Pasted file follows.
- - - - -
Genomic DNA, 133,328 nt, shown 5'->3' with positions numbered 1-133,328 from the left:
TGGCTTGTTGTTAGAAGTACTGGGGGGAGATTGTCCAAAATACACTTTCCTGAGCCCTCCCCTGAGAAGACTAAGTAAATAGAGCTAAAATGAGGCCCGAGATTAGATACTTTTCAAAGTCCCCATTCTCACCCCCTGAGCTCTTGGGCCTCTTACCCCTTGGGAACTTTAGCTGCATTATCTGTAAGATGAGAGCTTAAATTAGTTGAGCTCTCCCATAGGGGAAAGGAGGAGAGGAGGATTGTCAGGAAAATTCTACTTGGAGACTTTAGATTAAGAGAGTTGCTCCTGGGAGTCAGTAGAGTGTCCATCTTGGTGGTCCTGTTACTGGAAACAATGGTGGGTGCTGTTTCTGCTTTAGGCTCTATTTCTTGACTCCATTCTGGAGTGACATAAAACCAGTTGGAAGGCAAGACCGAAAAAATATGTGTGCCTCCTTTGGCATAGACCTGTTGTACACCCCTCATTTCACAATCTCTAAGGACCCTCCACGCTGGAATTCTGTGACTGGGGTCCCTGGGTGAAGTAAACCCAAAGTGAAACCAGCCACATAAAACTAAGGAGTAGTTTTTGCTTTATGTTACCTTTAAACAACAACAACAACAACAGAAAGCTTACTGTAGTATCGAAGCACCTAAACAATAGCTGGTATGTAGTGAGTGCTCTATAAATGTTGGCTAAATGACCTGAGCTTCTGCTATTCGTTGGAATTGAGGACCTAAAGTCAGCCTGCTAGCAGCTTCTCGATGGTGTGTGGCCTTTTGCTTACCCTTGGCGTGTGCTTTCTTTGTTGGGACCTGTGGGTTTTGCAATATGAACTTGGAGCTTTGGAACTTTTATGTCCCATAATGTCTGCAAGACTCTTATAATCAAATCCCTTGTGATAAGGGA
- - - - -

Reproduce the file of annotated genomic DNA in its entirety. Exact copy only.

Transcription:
Genomic DNA, 133,328 nt, shown 5'->3' with positions numbered 1-133,328 from the left:
TGGCTTGTTGTTAGAAGTACTGGGGGGAGATTGTCCAAAATACACTTTCCTGAGCCCTCCCCTGAGAAGACTAAGTAAATAGAGCTAAAATGAGGCCCGAGATTAGATACTTTTCAAAGTCCCCATTCTCACCCCCTGAGCTCTTGGGCCTCTTACCCCTTGGGAACTTTAGCTGCATTATCTGTAAGATGAGAGCTTAAATTAGTTGAGCTCTCCCATAGGGGAAAGGAGGAGAGGAGGATTGTCAGGAAAATTCTACTTGGAGACTTTAGATTAAGAGAGTTGCTCCTGGGAGTCAGTAGAGTGTCCATCTTGGTGGTCCTGTTACTGGAAACAATGGTGGGTGCTGTTTCTGCTTTAGGCTCTATTTCTTGACTCCATTCTGGAGTGACATAAAACCAGTTGGAAGGCAAGACCGAAAAAATATGTGTGCCTCCTTTGGCATAGACCTGTTGTACACCCCTCATTTCACAATCTCTAAGGACCCTCCACGCTGGAATTCTGTGACTGGGGTCCCTGGGTGAAGTAAACCCAAAGTGAAACCAGCCACATAAAACTAAGGAGTAGTTTTTGCTTTATGTTACCTTTAAACAACAACAACAACAACAGAAAGCTTACTGTAGTATCGAAGCACCTAAACAATAGCTGGTATGTAGTGAGTGCTCTATAAATGTTGGCTAAATGACCTGAGCTTCTGCTATTCGTTGGAATTGAGGACCTAAAGTCAGCCTGCTAGCAGCTTCTCGATGGTGTGTGGCCTTTTGCTTACCCTTGGCGTGTGCTTTCTTTGTTGGGACCTGTGGGTTTTGCAATATGAACTTGGAGCTTTGGAACTTTTATGTCCCATAATGTCTGCAAGACTCTTATAATCAAATCCCTTGTGATAAGGGA